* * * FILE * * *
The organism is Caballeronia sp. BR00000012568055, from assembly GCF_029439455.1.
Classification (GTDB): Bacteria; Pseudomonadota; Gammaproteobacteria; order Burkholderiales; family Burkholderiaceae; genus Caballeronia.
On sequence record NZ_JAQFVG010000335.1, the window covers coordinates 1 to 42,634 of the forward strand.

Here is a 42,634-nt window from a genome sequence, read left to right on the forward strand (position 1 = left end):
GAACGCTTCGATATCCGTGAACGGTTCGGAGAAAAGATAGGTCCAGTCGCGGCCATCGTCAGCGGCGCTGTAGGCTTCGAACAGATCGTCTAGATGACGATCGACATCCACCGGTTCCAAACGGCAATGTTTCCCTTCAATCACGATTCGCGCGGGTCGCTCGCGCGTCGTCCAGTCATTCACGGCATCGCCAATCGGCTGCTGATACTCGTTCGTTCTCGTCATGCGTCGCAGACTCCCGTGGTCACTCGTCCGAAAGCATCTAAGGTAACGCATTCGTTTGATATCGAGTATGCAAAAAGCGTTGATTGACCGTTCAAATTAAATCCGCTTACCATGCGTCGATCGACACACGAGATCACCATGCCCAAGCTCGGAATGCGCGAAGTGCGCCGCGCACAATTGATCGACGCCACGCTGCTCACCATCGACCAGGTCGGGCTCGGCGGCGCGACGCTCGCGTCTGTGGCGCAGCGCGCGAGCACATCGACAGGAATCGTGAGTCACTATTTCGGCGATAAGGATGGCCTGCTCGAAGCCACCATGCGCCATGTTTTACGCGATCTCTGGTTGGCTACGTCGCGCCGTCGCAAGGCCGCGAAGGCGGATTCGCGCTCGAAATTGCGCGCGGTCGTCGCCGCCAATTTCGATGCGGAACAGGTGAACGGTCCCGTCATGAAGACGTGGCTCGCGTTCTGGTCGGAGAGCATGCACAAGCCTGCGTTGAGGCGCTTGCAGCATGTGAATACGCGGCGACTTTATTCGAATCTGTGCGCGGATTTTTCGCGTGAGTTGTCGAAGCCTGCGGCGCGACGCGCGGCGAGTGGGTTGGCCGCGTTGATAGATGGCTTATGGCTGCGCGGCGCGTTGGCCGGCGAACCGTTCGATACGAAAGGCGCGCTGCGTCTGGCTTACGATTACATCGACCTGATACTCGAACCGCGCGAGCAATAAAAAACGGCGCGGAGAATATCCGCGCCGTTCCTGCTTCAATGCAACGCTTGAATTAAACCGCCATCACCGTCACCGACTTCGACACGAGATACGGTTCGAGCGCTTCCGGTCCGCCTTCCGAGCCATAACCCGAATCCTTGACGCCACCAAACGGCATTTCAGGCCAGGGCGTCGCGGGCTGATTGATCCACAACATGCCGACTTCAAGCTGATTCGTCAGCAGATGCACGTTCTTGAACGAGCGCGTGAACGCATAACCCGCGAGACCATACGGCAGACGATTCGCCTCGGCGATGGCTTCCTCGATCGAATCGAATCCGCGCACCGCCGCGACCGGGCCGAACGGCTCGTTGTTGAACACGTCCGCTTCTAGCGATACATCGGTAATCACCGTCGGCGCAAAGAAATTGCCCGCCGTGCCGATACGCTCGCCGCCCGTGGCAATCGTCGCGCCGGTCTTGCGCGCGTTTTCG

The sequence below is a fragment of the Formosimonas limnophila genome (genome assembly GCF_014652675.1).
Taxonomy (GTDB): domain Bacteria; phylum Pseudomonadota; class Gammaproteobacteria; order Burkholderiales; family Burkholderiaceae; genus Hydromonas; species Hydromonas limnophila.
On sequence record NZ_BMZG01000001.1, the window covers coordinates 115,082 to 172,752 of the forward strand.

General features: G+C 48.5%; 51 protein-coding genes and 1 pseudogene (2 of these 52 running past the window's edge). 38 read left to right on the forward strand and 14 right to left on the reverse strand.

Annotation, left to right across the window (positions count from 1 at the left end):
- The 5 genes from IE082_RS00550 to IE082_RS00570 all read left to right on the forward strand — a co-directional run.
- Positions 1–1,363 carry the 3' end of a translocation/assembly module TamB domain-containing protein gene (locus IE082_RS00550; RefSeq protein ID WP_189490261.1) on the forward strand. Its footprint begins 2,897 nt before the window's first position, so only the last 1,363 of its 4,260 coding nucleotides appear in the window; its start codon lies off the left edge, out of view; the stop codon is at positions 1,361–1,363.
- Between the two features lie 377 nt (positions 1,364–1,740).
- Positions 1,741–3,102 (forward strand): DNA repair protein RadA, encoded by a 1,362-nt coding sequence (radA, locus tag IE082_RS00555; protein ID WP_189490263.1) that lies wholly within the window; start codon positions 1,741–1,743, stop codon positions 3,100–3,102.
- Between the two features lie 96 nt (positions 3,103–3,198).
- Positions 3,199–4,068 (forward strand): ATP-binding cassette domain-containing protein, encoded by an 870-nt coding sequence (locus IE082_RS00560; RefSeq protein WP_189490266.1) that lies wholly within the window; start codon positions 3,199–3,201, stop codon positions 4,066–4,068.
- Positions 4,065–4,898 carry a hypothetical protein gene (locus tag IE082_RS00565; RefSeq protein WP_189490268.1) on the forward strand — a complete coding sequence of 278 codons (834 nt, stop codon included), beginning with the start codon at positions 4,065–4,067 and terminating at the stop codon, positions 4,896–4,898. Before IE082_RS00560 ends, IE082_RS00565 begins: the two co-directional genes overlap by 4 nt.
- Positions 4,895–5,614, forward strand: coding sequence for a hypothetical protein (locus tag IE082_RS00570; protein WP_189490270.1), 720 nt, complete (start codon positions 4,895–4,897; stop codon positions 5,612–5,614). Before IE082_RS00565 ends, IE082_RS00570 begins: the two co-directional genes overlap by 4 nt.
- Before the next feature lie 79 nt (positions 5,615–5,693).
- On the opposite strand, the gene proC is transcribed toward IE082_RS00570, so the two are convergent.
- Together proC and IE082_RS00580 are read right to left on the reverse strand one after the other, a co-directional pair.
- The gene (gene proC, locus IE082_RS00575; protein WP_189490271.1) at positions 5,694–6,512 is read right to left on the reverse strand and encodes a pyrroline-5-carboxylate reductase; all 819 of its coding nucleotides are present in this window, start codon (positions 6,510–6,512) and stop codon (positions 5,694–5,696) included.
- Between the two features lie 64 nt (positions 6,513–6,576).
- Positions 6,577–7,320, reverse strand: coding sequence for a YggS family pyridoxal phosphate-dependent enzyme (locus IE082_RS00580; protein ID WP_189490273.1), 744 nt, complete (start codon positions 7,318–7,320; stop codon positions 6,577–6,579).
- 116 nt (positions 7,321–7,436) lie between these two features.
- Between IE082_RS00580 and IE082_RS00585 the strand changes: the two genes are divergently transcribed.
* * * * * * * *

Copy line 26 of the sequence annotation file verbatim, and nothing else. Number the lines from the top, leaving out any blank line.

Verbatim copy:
- Between IE082_RS00580 and IE082_RS00585 the strand changes: the two genes are divergently transcribed.